The 2011 Trip
Part 102 – Thomas the little train engine – HMCS NENE

Friday, March 11th, 2011

No wonder folks around here get excited over a little snow. Every day is the same. A beautiful sunny day. The temperature at 9AM was 71.7F under a clear sky.

Wikipedia has an interesting article on the Arizona Eastern Railway that I should have checked before finishing yesterday's report. It has a photograph of the engine on that train we visited. The engine is an E8 General Motors Diesel Electric Locomotive built in Illinois in June 1953. Its two engines deliver a total of 2,250 horse power, and it is geared for a maximum speed of 85 miles per hour. In other words, the Canadian Coast Guard Ship TUPPER that I was Radio Officer in for several years had the identical power arrangement for its main engines. It was an excellent power arrangement for a light icebreaker.

Robert, G4PYR, sent me the detail on Thomas the Train Engine. This is the very popular little train engine one finds at nearly every train station today. I would like to include this as a follow up to our train excursion yesterday.

Robert States: “Thomas is alive and well, or as alive as a steam locomotive can be!! He lives at The Nene Valley Railway. Back in 1971 the author visited the railway and named our little blue engine "Thomas".
I have attached a picture of him being named. Attached are 3 pictures of the little chap I have taken. The first shows him at platform two at my station. The look on the adults face shows that Thomas is an attraction to all ages. The other two pictures show him at Wansford our main station. Now I should point out we have "Thomas" and that "Thomas the Tank Engine" is a registered trade name and the company who own that trade name are making as much money from it as they can. In my opinion the author will be rotating at great speed in his grave. Now not many people know that the first book he wrote about the little engines actually did not have Thomas in it! One year he was taken on a low loader and switched on the Christmas lights in Peterborough city centre!”
pic2  pic3   pic4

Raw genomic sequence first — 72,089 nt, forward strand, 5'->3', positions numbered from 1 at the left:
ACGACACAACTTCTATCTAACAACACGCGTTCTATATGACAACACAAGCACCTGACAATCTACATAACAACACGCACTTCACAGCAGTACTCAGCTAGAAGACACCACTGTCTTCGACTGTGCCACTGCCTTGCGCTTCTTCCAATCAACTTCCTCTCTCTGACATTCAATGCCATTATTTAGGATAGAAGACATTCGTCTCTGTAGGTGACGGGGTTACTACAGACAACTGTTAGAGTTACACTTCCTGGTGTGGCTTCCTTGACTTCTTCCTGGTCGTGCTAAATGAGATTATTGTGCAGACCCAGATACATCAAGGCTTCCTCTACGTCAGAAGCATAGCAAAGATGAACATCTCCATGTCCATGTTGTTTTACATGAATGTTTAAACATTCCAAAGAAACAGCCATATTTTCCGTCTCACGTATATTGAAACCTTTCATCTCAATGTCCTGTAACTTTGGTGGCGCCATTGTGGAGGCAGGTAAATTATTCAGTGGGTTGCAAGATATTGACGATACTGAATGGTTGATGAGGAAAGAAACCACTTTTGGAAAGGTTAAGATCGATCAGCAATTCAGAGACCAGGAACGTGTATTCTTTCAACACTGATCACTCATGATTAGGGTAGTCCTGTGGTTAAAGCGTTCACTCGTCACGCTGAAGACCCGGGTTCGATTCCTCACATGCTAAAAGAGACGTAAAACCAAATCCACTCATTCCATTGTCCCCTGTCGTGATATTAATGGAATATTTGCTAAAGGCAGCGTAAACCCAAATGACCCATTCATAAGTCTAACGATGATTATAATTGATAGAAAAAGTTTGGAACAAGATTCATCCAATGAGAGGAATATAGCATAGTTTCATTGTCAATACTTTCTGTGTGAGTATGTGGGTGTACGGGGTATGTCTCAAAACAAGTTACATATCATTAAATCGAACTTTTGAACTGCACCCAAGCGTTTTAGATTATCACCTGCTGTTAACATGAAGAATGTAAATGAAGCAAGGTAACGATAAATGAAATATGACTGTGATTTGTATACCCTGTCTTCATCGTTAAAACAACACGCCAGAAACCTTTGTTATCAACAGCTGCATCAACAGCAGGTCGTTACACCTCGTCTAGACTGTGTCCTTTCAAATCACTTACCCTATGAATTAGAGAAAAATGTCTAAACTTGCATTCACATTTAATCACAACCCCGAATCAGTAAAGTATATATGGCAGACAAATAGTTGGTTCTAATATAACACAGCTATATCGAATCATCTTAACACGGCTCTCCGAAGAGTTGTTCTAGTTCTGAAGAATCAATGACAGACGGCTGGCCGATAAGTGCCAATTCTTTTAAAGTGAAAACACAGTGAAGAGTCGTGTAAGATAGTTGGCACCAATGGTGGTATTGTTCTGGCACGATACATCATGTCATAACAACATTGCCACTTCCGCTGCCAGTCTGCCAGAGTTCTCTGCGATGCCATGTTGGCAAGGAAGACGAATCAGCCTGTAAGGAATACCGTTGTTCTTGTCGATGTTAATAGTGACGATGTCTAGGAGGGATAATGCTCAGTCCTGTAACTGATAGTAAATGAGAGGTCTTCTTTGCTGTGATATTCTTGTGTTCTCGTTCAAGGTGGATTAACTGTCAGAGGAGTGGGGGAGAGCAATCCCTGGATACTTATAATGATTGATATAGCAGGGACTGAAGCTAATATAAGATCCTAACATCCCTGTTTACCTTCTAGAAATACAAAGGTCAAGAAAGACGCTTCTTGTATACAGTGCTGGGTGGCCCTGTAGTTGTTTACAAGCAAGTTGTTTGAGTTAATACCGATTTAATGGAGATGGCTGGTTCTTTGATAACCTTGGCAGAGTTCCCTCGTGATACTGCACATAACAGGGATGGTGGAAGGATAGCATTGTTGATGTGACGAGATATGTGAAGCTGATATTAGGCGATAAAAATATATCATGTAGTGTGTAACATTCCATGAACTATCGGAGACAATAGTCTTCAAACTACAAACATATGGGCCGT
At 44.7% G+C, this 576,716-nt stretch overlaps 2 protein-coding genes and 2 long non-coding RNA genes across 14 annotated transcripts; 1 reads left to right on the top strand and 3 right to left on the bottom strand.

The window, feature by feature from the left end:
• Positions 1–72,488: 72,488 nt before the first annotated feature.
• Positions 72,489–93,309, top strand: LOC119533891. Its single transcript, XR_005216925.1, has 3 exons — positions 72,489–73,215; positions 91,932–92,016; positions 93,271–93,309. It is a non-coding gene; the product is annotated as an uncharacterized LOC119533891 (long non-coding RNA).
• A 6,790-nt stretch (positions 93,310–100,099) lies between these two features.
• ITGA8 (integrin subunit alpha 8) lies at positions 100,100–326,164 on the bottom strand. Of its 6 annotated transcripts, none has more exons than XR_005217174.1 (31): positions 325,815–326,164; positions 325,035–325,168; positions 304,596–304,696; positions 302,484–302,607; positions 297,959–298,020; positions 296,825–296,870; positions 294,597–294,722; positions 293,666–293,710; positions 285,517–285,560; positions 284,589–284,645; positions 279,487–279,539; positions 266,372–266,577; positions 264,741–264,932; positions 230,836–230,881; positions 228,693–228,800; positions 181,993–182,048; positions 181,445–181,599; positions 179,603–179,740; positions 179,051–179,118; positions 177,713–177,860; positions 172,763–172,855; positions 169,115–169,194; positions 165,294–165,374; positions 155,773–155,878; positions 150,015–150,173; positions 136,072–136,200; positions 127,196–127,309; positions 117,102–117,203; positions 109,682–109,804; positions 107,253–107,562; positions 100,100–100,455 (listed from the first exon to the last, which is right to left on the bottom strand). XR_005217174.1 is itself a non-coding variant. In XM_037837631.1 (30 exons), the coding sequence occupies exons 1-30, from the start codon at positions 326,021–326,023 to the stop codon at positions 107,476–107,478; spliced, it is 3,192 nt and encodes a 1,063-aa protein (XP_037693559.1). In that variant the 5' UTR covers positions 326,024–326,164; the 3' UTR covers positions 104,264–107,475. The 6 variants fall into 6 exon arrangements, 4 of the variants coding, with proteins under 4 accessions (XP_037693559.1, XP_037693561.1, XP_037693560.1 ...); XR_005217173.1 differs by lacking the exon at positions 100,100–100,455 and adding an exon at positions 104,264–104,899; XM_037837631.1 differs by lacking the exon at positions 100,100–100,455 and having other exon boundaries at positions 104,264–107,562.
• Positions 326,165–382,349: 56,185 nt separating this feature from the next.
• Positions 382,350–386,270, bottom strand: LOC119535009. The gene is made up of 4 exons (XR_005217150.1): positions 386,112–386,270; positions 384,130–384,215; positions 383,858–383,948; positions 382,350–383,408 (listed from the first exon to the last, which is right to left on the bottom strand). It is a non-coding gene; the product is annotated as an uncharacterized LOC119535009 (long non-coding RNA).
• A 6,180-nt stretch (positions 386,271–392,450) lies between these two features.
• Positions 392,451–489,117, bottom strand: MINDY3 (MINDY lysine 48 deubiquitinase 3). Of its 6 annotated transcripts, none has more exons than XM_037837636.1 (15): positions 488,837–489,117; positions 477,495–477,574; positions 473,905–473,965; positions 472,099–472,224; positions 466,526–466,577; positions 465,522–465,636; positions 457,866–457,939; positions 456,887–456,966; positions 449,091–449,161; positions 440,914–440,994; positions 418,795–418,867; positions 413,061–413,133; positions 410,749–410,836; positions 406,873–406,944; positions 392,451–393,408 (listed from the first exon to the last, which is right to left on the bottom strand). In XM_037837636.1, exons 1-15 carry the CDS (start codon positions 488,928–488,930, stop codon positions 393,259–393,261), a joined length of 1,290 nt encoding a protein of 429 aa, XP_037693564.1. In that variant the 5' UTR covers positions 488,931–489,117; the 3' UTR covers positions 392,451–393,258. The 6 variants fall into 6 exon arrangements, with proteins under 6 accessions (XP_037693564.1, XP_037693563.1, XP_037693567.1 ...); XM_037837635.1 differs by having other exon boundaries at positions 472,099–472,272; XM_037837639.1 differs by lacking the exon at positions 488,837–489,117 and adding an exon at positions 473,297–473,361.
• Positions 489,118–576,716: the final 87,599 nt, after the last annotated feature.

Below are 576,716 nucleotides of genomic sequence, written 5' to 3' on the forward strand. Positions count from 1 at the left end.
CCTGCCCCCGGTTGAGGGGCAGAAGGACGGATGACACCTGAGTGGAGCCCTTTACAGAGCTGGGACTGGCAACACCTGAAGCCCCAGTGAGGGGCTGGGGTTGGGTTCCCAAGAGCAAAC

Thanks Robert and now we know! This is at Peterborough, England, if you want to stop by and visit the little engine.

Another thing we should point out here is that a number of the ships in the Royal Canadian Navy were on loan from the Royal Navy. They were called a Canadian ship and given the label HMCS – His Majesty's Canadian Ship – but the fact is they remained British. At least they were British up to the point that the international signal letters assigned to each ship remained British.

The Nene River runs through the Nene Valley. The Royal Navy had a World War II Frigate they called the River Class. They were called this class because they were named after the rivers in the United Kingdom. One of these was HMS NENE that became HMCS NENE and was named for the Nene River. This frigate became one of the seventy Royal Canadian Navy frigates in service during World War II. She retained her British international signal letters – BJTB.

The United States Navy was given the plans to these frigates and they built ninety-eight of them calling them a Patrol Frigate – PF. Actually the first two were built in Canada as River Class and transferred to the United States Navy as Patrol Frigates. This became the basis of their large Destroyer Escort Program.

Joan and I went around Apache Junction and created a little inflation here and there today. We had lunch at the Village Inn then topped up the diesel tank in the truck. That became so confused that even I could not explain it if I tried. One girl got charged and had to pay for $28.99 of my diesel. Anyway, hopefully it was sorted out so that everyone was happy. Oh for the days when an attendant filled your tank, checked your oil, washed your windshield and so on. Talking to a cashier through a glass cage is one hell of a poor way to do business.

We arrived home around 2PM at which time the temperature was 85.9F under a clear sky. The forecast stated it would reach 83F so it looks like we made it okay.

We tuned in 14023 kilohertz when we got home to find another contest well under way with a number of stations simply transmitting their own call sign only. This went on for quite some time. Once in awhile one station would snap a 5NN so that station must have been picked out of the confusion they call a pileup. This contest had ended by 5PM to the point nothing was heard for some time.

By 4PM the temperature was 85.2F still under a clear sky. Fantastic for sitting out swapping stories with one or more of the neighbours. At 5:30PM it was 84.3F and they claim a clear sky but we could see both alto cumulus and cirrus cloud out the trailer window. The Gold Canyon weather station is definitely some distance from this RV Park. At 6:30PM as the sun was setting the temperature was 78.7F and a clear sky according to the weather station. The sunset was a bit better than normal with the cirrus and alto cumulus cloud to reflect on.

It was a beautiful evening to sit out and watch the moon, stars and a multitude of aircraft. Several large ones were coming in to land with a multitude of lights on. Just before dark one could see the aircraft up high leaving very long contrails that seemed to hang in the sky forever.

We watched another movie this evening. There is no TV. We did not get the satellite TV hooked up before leaving. We cannot get anything to watch on the TV. Apparently it is all digital and our TV is so old it will not receive anything. We are getting addicted to these movies but when the one this evening ended the temperature was 62.3F under a clear sky. The clear sky part was probably accurate for the park here as well.

That was the day.

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